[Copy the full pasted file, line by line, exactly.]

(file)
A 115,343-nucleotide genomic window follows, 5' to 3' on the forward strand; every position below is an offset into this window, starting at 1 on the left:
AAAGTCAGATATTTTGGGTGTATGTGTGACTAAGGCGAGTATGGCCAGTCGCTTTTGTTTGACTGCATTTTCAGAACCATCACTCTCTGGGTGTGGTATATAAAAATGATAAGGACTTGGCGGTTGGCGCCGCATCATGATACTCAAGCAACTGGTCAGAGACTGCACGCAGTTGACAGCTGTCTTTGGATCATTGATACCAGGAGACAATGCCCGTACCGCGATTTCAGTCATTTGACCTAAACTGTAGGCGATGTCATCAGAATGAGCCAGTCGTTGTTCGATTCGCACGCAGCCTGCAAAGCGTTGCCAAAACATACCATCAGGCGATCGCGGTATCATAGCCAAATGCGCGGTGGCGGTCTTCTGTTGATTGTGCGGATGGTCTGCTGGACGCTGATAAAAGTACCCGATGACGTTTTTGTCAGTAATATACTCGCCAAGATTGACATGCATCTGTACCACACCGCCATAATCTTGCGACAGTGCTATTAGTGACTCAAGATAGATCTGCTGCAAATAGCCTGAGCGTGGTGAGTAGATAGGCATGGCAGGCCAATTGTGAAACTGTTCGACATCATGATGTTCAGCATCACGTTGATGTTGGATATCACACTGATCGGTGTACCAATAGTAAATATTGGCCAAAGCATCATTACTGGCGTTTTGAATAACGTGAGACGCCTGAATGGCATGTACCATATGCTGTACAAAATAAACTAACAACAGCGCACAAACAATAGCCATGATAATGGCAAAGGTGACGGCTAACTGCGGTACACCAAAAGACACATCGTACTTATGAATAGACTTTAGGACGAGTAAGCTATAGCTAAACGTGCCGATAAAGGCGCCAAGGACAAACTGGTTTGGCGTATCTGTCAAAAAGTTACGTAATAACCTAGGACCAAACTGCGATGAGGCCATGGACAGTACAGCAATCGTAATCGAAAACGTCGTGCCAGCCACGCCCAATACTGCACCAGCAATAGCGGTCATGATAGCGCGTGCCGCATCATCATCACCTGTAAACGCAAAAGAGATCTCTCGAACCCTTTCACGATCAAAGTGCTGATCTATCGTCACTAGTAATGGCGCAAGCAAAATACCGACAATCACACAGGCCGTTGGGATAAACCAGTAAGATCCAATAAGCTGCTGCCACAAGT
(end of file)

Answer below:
A 115,343-nucleotide genomic window follows, 5' to 3' on the forward strand; every position below is an offset into this window, starting at 1 on the left:
AAAGTCAGATATTTTGGGTGTATGTGTGACTAAGGCGAGTATGGCCAGTCGCTTTTGTTTGACTGCATTTTCAGAACCATCACTCTCTGGGTGTGGTATATAAAAATGATAAGGACTTGGCGGTTGGCGCCGCATCATGATACTCAAGCAACTGGTCAGAGACTGCACGCAGTTGACAGCTGTCTTTGGATCATTGATACCAGGAGACAATGCCCGTACCGCGATTTCAGTCATTTGACCTAAACTGTAGGCGATGTCATCAGAATGAGCCAGTCGTTGTTCGATTCGCACGCAGCCTGCAAAGCGTTGCCAAAACATACCATCAGGCGATCGCGGTATCATAGCCAAATGCGCGGTGGCGGTCTTCTGTTGATTGTGCGGATGGTCTGCTGGACGCTGATAAAAGTACCCGATGACGTTTTTGTCAGTAATATACTCGCCAAGATTGACATGCATCTGTACCACACCGCCATAATCTTGCGACAGTGCTATTAGTGACTCAAGATAGATCTGCTGCAAATAGCCTGAGCGTGGTGAGTAGATAGGCATGGCAGGCCAATTGTGAAACTGTTCGACATCATGATGTTCAGCATCACGTTGATGTTGGATATCACACTGATCGGTGTACCAATAGTAAATATTGGCCAAAGCATCATTACTGGCGTTTTGAATAACGTGAGACGCCTGAATGGCATGTACCATATGCTGTACAAAATAAACTAACAACAGCGCACAAACAATAGCCATGATAATGGCAAAGGTGACGGCTAACTGCGGTACACCAAAAGACACATCGTACTTATGAATAGACTTTAGGACGAGTAAGCTATAGCTAAACGTGCCGATAAAGGCGCCAAGGACAAACTGGTTTGGCGTATCTGTCAAAAAGTTACGTAATAACCTAGGACCAAACTGCGATGAGGCCATGGACAGTACAGCAATCGTAATCGAAAACGTCGTGCCAGCCACGCCCAATACTGCACCAGCAATAGCGGTCATGATAGCGCGTGCCGCATCATCATCACCTGTAAACGCAAAAGAGATCTCTCGAACCCTTTCACGATCAAAGTGCTGATCTATCGTCACTAGTAATGGCGCAAGCAAAATACCGACAATCACACAGGCCGTTGGGATAAACCAGTAAGATCCAATAAGCTGCTGCCACAAGT